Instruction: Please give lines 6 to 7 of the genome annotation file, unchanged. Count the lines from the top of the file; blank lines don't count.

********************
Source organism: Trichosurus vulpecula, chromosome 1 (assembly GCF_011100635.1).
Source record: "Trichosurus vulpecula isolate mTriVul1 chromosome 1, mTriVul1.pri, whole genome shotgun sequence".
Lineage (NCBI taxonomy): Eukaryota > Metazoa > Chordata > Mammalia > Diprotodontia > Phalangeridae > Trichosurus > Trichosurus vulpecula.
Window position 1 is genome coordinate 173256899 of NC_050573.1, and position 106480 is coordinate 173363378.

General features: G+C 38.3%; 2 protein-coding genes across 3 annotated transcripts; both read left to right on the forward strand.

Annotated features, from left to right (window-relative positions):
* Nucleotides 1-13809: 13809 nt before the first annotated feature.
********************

Annotated features, from left to right (window-relative positions):
* Nucleotides 1-13809: 13809 nt before the first annotated feature.